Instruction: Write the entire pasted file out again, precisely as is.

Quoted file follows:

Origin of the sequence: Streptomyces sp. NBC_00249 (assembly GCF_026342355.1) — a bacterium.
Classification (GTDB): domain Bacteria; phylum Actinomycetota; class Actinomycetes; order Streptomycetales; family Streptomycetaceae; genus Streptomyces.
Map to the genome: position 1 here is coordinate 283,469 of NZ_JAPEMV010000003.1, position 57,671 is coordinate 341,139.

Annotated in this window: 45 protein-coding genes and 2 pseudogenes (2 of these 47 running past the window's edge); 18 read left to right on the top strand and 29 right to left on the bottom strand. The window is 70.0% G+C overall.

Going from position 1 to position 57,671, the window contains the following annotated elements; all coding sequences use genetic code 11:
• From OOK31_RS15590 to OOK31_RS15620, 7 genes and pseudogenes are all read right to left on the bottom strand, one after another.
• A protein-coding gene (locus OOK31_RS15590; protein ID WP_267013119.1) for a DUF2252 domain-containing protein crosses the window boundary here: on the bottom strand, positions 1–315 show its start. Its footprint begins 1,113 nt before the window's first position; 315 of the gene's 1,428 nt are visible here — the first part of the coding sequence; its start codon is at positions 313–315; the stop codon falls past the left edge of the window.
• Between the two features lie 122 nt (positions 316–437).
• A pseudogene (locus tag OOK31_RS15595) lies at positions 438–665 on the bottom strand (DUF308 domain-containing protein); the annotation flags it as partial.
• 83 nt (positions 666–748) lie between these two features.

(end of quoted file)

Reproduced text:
Origin of the sequence: Streptomyces sp. NBC_00249 (assembly GCF_026342355.1) — a bacterium.
Classification (GTDB): domain Bacteria; phylum Actinomycetota; class Actinomycetes; order Streptomycetales; family Streptomycetaceae; genus Streptomyces.
Map to the genome: position 1 here is coordinate 283,469 of NZ_JAPEMV010000003.1, position 57,671 is coordinate 341,139.

Annotated in this window: 45 protein-coding genes and 2 pseudogenes (2 of these 47 running past the window's edge); 18 read left to right on the top strand and 29 right to left on the bottom strand. The window is 70.0% G+C overall.

Going from position 1 to position 57,671, the window contains the following annotated elements; all coding sequences use genetic code 11:
• From OOK31_RS15590 to OOK31_RS15620, 7 genes and pseudogenes are all read right to left on the bottom strand, one after another.
• A protein-coding gene (locus OOK31_RS15590; protein ID WP_267013119.1) for a DUF2252 domain-containing protein crosses the window boundary here: on the bottom strand, positions 1–315 show its start. Its footprint begins 1,113 nt before the window's first position; 315 of the gene's 1,428 nt are visible here — the first part of the coding sequence; its start codon is at positions 313–315; the stop codon falls past the left edge of the window.
• Between the two features lie 122 nt (positions 316–437).
• A pseudogene (locus tag OOK31_RS15595) lies at positions 438–665 on the bottom strand (DUF308 domain-containing protein); the annotation flags it as partial.
• 83 nt (positions 666–748) lie between these two features.